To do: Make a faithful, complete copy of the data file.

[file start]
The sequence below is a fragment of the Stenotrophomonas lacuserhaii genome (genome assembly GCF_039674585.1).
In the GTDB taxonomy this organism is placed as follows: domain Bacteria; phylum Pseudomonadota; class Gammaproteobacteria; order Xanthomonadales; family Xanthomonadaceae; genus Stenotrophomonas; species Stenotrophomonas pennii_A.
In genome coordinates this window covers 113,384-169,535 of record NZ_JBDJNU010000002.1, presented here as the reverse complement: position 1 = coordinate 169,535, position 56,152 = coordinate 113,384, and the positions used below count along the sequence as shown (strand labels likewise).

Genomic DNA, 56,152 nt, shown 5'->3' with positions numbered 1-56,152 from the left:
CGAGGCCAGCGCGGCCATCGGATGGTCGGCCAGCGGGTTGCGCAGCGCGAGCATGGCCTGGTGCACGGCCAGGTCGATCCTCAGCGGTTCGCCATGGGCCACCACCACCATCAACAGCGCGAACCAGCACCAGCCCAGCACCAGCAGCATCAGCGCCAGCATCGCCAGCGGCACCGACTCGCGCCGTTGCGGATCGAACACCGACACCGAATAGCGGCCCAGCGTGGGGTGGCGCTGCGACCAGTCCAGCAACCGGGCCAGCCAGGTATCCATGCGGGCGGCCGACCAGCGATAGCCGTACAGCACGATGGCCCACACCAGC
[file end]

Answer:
The sequence below is a fragment of the Stenotrophomonas lacuserhaii genome (genome assembly GCF_039674585.1).
In the GTDB taxonomy this organism is placed as follows: domain Bacteria; phylum Pseudomonadota; class Gammaproteobacteria; order Xanthomonadales; family Xanthomonadaceae; genus Stenotrophomonas; species Stenotrophomonas pennii_A.
In genome coordinates this window covers 113,384-169,535 of record NZ_JBDJNU010000002.1, presented here as the reverse complement: position 1 = coordinate 169,535, position 56,152 = coordinate 113,384, and the positions used below count along the sequence as shown (strand labels likewise).

Genomic DNA, 56,152 nt, shown 5'->3' with positions numbered 1-56,152 from the left:
CGAGGCCAGCGCGGCCATCGGATGGTCGGCCAGCGGGTTGCGCAGCGCGAGCATGGCCTGGTGCACGGCCAGGTCGATCCTCAGCGGTTCGCCATGGGCCACCACCACCATCAACAGCGCGAACCAGCACCAGCCCAGCACCAGCAGCATCAGCGCCAGCATCGCCAGCGGCACCGACTCGCGCCGTTGCGGATCGAACACCGACACCGAATAGCGGCCCAGCGTGGGGTGGCGCTGCGACCAGTCCAGCAACCGGGCCAGCCAGGTATCCATGCGGGCGGCCGACCAGCGATAGCCGTACAGCACGATGGCCCACACCAGC